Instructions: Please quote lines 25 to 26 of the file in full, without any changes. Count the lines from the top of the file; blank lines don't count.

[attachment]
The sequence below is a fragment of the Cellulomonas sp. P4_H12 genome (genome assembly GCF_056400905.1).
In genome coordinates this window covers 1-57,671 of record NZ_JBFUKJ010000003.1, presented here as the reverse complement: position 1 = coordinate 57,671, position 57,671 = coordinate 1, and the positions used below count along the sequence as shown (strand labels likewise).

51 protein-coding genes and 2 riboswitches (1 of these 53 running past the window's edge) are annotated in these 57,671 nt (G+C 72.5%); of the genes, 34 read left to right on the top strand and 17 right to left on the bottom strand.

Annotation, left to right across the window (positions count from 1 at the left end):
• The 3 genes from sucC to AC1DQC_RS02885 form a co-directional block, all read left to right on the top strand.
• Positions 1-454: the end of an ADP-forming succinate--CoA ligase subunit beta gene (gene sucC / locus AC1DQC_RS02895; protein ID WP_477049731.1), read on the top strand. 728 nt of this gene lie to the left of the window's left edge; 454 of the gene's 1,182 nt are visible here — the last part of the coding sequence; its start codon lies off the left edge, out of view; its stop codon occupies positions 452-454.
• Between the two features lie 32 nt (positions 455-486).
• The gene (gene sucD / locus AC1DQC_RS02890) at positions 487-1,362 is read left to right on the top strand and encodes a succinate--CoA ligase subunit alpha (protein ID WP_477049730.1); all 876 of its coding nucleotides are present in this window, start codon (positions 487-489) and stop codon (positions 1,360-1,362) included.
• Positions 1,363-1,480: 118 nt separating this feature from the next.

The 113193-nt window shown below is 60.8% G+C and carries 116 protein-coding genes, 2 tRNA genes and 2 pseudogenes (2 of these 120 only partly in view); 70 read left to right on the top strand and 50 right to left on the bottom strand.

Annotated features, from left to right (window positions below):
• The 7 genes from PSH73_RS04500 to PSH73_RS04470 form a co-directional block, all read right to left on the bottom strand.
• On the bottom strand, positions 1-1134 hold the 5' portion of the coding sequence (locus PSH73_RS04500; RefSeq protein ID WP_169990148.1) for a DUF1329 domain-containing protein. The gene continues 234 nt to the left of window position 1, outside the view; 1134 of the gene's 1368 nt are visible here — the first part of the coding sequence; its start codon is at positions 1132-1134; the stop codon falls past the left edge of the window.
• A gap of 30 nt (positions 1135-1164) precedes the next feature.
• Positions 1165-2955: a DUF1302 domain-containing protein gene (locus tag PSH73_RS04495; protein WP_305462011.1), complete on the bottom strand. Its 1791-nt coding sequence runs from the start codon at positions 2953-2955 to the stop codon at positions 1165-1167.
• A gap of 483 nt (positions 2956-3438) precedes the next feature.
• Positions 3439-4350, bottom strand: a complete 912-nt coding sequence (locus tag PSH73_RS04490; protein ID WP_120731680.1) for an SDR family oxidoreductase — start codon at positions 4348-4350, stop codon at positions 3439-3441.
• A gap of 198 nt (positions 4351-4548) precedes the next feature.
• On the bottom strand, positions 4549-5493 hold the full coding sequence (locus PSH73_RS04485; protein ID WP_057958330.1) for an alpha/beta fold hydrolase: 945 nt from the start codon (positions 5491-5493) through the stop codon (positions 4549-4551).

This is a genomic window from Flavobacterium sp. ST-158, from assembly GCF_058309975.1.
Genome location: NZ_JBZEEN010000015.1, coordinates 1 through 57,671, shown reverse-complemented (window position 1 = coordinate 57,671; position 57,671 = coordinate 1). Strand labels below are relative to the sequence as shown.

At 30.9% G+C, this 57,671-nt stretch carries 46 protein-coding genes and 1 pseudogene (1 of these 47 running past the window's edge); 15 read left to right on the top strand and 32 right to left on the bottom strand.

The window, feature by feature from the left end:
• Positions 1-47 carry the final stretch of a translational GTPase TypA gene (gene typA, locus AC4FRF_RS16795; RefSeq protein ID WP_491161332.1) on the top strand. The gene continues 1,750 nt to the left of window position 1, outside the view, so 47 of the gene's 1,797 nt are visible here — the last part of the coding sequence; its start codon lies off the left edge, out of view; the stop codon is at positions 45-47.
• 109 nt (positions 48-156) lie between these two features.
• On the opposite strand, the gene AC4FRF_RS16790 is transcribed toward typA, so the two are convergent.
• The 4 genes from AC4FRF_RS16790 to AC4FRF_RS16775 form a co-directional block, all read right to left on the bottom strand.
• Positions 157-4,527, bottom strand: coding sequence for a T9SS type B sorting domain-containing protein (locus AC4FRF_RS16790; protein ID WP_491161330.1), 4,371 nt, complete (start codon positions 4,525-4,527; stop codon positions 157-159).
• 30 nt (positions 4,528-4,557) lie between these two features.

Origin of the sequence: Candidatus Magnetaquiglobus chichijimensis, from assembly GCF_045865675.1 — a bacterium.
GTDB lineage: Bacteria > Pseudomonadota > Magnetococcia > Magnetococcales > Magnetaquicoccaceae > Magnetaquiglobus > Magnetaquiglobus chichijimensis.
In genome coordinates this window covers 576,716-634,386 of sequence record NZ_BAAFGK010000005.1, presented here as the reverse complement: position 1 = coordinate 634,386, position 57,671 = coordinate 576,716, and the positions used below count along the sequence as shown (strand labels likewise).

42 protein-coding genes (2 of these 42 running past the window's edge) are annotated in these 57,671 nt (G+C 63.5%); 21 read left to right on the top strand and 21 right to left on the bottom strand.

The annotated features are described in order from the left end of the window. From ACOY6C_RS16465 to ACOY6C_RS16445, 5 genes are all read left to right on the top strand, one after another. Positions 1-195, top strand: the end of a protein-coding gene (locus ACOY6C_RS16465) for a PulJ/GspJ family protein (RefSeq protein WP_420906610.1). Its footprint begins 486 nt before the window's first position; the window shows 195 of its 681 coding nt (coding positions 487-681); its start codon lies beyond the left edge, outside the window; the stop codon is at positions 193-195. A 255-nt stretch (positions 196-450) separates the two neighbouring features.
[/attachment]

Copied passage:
• 109 nt (positions 48-156) lie between these two features.
• On the opposite strand, the gene AC4FRF_RS16790 is transcribed toward typA, so the two are convergent.